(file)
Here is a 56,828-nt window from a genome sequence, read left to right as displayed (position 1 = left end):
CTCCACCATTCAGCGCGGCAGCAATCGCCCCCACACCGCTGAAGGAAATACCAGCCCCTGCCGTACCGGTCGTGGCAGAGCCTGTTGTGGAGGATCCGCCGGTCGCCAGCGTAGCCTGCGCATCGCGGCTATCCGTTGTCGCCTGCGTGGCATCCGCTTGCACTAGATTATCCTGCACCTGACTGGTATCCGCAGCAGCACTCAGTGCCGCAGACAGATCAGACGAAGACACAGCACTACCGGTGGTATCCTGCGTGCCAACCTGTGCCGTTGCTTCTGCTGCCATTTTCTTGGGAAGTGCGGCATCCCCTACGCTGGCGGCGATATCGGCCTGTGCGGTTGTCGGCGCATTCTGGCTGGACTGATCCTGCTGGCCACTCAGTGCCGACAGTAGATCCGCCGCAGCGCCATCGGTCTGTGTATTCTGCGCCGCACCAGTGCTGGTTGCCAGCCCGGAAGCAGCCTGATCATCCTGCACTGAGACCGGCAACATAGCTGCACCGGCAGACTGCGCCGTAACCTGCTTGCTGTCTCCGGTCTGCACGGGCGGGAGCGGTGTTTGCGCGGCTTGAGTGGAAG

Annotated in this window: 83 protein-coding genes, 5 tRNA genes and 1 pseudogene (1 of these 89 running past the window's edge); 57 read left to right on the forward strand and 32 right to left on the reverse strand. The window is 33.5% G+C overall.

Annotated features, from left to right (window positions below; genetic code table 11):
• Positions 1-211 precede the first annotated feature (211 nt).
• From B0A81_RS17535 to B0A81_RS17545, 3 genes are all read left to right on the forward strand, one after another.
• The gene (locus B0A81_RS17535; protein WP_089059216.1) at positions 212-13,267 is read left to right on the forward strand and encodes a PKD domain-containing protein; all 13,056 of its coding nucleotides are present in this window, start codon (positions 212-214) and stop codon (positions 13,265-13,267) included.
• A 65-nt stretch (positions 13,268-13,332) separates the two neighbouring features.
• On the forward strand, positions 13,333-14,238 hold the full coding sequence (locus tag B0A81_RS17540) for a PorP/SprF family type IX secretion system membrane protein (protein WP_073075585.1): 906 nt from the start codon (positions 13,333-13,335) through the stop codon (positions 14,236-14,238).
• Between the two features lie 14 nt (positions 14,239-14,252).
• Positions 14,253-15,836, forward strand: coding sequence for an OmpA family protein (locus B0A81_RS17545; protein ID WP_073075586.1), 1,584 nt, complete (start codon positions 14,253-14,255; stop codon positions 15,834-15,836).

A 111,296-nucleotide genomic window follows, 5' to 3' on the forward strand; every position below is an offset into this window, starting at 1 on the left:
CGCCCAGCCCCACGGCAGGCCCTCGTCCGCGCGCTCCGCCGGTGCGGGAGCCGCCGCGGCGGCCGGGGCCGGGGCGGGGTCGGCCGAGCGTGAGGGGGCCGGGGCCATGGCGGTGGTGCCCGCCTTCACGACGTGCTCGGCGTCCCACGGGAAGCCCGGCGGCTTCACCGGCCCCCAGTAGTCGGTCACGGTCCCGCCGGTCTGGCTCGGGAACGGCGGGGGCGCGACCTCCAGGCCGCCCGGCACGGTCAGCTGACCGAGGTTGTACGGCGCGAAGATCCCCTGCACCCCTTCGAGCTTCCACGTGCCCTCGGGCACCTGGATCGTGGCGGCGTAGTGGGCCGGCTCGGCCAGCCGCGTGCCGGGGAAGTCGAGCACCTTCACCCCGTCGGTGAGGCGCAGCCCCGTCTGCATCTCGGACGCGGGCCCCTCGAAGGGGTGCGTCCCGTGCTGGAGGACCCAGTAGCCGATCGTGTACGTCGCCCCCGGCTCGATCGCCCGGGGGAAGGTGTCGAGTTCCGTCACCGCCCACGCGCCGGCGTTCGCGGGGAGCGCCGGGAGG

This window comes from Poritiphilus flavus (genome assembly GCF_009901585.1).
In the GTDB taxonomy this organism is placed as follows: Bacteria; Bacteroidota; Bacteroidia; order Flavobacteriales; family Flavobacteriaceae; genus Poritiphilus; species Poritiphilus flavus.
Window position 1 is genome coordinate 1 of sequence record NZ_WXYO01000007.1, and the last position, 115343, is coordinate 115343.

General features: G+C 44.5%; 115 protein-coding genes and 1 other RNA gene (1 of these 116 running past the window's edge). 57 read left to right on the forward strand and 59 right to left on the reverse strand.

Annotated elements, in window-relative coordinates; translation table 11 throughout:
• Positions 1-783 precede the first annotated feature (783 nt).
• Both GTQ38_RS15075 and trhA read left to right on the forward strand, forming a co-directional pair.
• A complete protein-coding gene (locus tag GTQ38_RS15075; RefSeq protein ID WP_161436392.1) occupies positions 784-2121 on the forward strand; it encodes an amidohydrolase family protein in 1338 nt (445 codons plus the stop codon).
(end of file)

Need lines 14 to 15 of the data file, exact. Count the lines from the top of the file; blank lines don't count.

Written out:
This window comes from Poritiphilus flavus (genome assembly GCF_009901585.1).
In the GTDB taxonomy this organism is placed as follows: Bacteria; Bacteroidota; Bacteroidia; order Flavobacteriales; family Flavobacteriaceae; genus Poritiphilus; species Poritiphilus flavus.